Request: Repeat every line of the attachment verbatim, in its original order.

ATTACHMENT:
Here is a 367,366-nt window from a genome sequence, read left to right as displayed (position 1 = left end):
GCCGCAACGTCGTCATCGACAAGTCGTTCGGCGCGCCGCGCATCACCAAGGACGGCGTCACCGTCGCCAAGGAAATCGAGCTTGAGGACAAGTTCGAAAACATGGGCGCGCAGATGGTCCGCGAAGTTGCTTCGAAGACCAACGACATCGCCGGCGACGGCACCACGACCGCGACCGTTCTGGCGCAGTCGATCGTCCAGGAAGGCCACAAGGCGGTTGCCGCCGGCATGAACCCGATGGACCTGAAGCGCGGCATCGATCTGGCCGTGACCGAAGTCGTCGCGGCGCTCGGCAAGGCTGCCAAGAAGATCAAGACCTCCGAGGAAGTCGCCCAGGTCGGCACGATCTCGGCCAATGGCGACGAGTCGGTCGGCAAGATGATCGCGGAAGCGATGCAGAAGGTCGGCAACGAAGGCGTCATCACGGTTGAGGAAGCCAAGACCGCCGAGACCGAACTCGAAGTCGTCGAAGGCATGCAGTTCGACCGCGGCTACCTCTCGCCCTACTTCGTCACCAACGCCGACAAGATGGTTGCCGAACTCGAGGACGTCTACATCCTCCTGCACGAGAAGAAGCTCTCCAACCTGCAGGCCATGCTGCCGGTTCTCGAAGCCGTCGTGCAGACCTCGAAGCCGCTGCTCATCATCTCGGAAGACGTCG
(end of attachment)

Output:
Here is a 367,366-nt window from a genome sequence, read left to right as displayed (position 1 = left end):
GCCGCAACGTCGTCATCGACAAGTCGTTCGGCGCGCCGCGCATCACCAAGGACGGCGTCACCGTCGCCAAGGAAATCGAGCTTGAGGACAAGTTCGAAAACATGGGCGCGCAGATGGTCCGCGAAGTTGCTTCGAAGACCAACGACATCGCCGGCGACGGCACCACGACCGCGACCGTTCTGGCGCAGTCGATCGTCCAGGAAGGCCACAAGGCGGTTGCCGCCGGCATGAACCCGATGGACCTGAAGCGCGGCATCGATCTGGCCGTGACCGAAGTCGTCGCGGCGCTCGGCAAGGCTGCCAAGAAGATCAAGACCTCCGAGGAAGTCGCCCAGGTCGGCACGATCTCGGCCAATGGCGACGAGTCGGTCGGCAAGATGATCGCGGAAGCGATGCAGAAGGTCGGCAACGAAGGCGTCATCACGGTTGAGGAAGCCAAGACCGCCGAGACCGAACTCGAAGTCGTCGAAGGCATGCAGTTCGACCGCGGCTACCTCTCGCCCTACTTCGTCACCAACGCCGACAAGATGGTTGCCGAACTCGAGGACGTCTACATCCTCCTGCACGAGAAGAAGCTCTCCAACCTGCAGGCCATGCTGCCGGTTCTCGAAGCCGTCGTGCAGACCTCGAAGCCGCTGCTCATCATCTCGGAAGACGTCG